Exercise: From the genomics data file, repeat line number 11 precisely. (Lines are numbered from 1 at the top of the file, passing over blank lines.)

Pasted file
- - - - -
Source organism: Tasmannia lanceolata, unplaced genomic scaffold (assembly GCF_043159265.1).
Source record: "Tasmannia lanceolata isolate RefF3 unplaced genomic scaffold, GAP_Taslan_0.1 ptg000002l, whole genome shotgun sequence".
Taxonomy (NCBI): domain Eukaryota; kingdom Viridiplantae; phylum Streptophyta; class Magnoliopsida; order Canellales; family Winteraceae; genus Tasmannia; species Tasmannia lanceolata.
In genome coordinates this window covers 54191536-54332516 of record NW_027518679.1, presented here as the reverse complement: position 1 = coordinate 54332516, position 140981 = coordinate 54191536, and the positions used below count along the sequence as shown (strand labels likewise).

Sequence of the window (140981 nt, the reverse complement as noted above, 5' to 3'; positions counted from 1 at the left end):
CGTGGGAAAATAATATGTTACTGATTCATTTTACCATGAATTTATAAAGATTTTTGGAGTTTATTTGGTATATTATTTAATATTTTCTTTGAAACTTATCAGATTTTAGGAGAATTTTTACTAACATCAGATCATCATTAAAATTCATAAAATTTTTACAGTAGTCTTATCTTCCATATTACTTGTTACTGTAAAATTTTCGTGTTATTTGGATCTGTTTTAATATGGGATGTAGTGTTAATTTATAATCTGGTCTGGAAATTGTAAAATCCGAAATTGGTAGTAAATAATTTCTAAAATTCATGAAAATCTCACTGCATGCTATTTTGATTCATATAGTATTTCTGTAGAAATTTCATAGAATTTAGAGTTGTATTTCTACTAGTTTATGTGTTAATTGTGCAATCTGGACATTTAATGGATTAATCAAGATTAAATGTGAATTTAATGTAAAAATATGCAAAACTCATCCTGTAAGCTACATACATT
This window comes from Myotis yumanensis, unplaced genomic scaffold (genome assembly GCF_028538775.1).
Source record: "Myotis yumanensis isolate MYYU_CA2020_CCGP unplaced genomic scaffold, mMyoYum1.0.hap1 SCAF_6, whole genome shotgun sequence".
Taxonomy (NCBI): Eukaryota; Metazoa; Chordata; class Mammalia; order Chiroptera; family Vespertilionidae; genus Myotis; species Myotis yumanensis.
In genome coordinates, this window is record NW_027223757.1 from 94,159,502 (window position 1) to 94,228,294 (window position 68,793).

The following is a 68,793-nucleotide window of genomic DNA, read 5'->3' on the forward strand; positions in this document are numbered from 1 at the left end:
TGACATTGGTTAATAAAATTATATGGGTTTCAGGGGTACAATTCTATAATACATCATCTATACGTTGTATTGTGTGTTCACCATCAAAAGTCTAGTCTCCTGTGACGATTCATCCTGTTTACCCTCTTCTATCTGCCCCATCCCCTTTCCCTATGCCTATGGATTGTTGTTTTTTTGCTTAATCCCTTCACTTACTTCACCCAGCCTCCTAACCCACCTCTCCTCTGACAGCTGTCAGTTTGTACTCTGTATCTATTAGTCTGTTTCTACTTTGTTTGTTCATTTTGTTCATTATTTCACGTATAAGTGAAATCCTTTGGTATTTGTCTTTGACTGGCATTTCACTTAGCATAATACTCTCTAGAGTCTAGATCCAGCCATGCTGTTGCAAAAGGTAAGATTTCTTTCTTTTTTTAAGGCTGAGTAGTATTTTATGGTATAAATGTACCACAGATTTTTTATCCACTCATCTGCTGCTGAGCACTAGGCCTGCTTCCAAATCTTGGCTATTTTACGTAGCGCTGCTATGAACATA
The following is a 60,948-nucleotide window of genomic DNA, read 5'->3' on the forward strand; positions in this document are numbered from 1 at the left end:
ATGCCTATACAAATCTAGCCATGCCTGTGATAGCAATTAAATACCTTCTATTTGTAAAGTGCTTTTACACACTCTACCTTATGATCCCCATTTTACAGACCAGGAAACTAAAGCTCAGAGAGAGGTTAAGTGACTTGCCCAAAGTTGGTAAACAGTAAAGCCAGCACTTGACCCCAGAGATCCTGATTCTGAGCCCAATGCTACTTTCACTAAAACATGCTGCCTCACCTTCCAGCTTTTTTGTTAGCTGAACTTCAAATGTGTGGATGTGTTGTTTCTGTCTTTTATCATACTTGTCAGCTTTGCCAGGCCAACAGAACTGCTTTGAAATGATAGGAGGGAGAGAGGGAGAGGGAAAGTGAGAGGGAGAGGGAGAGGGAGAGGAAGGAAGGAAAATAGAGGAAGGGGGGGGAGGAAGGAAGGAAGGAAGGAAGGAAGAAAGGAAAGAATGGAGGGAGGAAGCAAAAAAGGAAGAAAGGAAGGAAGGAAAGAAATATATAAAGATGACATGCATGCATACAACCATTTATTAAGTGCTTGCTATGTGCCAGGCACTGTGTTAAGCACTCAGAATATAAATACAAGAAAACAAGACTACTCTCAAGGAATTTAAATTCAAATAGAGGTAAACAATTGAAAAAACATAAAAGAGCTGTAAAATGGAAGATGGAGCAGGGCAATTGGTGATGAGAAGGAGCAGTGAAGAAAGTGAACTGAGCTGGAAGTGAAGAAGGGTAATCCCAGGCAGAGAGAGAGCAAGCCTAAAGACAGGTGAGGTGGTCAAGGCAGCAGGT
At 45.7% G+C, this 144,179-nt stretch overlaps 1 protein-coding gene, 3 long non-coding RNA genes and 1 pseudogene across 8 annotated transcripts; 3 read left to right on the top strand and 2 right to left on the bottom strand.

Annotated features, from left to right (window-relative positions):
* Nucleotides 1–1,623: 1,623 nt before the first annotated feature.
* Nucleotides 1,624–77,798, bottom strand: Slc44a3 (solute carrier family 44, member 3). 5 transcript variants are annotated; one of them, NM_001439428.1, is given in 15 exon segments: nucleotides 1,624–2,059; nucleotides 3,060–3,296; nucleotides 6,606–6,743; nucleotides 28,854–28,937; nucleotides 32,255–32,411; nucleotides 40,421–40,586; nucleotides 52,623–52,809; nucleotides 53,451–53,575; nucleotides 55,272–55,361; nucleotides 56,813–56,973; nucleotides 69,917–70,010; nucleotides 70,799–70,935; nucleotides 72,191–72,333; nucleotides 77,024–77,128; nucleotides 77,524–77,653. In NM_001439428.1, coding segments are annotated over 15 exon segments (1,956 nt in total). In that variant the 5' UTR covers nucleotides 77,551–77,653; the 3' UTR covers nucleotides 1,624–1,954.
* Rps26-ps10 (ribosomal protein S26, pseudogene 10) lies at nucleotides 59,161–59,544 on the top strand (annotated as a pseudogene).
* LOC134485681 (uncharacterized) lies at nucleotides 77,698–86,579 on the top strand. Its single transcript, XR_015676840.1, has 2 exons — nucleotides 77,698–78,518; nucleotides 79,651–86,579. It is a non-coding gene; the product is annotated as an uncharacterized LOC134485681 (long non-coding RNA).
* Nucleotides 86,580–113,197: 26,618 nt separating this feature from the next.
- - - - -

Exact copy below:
The following is a 68,793-nucleotide window of genomic DNA, read 5'->3' on the forward strand; positions in this document are numbered from 1 at the left end: